Andrew Lawrie’s College HUNKS Hauling Junk & Moving franchise dropped 42.9 percent in sales during the second quarter of 2020. Though they were deemed an “essential” business when COVID-19 hit and the business never technically shutdown, realtors weren’t able to host showings, so their moving market dried up pretty quickly, Lawrie said.
Pre-COVID, Lawrie’s business comprised of about 65 percent moving services, 35 percent junk removal—but that quickly flip-flopped when more people were stuck at home, wanting to clean and declutter their spaces.
“The main thing as a franchisee is, you’re still going through the playbook. You have to keep marketing and keep going, no matter what,” said Lawrie, who signed on in September 2016 and has two locations serving three territories in Pennsylvania and Delaware. His team didn’t stop putting up yard signs and door hangers, hoping to be top of mind for anyone moving or needing junk removal. “Let’s be there, let’s not play defense, let’s play offense,” he added.
Founded by Nick Friedman and Omar Soliman, College HUNKS began franchising in 2007 and has grown to more than 100 locations in the U.S. and Canada. The brand also seeks to be a socially conscious, values-based organization. When the pandemic started, Lawrie began partnering up with various organizations such as iHeart Radio and the Red Cross to deliver food from grocery stores to local schools using their trucks.
“Since everyone was at home, people needed a little bit more help,” Lawrie said, “so we were getting out there and looking at where we can help, making sure our name was getting out there in the right way.”
The challenge for the brand coming out of the pandemic will be focusing in on just a few initiatives and making sure they’re not trying to do too much, said Roman Cowan, College HUNKS president.
“We’re trying to ensure franchisees across the brand are committed to a few things we do well and are doing it exceptionally better than competitors,” Cowan said. “Eventually there will be a place for a storage concept, more international expansion and potentially other lines of service, but when we focus on what we do really well, which is move-in labor and junk removal and providing exceptional services to our communities…we won’t stretch ourselves too thin.”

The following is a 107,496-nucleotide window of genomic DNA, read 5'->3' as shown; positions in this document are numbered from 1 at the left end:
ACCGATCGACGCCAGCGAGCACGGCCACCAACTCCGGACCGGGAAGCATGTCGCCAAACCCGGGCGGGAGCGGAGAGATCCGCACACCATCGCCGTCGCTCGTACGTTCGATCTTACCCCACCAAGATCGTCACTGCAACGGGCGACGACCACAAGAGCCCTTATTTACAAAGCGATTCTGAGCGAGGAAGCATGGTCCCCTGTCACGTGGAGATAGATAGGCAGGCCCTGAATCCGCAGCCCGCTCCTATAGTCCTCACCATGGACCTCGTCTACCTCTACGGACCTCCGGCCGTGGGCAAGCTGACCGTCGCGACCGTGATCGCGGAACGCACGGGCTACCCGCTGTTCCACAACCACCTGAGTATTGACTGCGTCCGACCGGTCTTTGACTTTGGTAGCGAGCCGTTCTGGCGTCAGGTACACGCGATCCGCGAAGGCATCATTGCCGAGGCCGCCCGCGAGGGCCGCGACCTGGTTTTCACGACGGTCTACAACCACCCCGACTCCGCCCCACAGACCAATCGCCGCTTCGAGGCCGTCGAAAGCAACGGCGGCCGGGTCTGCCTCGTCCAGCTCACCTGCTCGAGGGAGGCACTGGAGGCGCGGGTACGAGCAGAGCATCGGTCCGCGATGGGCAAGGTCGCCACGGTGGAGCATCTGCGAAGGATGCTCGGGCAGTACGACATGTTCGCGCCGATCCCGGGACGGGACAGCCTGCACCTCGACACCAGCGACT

The past four years Lawrie has been a College HUNKS franchisee, the support from corporate has “gone through the roof, continually revolutionizing to be at a better place,” he said. Lawrie is on the brand’s Franchise Advisory Council and worked hand-in-hand with them during COVID to create another website where more junk jobs were routed to, plus he helped set up more national accounts for College HUNKS.
“I had no doubt in my mind it would be a successful year, even with the pandemic,” and he was right. Overall, Lawrie’s franchise sales grew 3 percent year-over-year in 2020.
Though Lawrie feels supported by the franchisor—both financially with the suspension of royalty payments and through their communication during the pandemic—he also feels franchisees are ultimately responsible for their successes or failures.
“It our job to run our business. We don’t need the franchisor to save us,” Lawrie said. “The franchisor is there to guide and give support, not implement and do the work. College HUNKS did a great job in doing that, supporting where they could.”
Lawrie plans to grow in his two existing zones and saturate his current market before grabbing another territory, which he hopes to do by 2022.
“I’m extremely happy with what we’ve done at College HUNKS in our location. When we purchased, I was also a franchisee with three other brands,” Lawrie added. “Now I’m down to just (College HUNKS) because I believe it this so much. I sold the others off because I wanted to give my all to this one.”
The initial investment to buy a College HUNKS Hauling Junk franchise ranges from $89,300 to $208,200.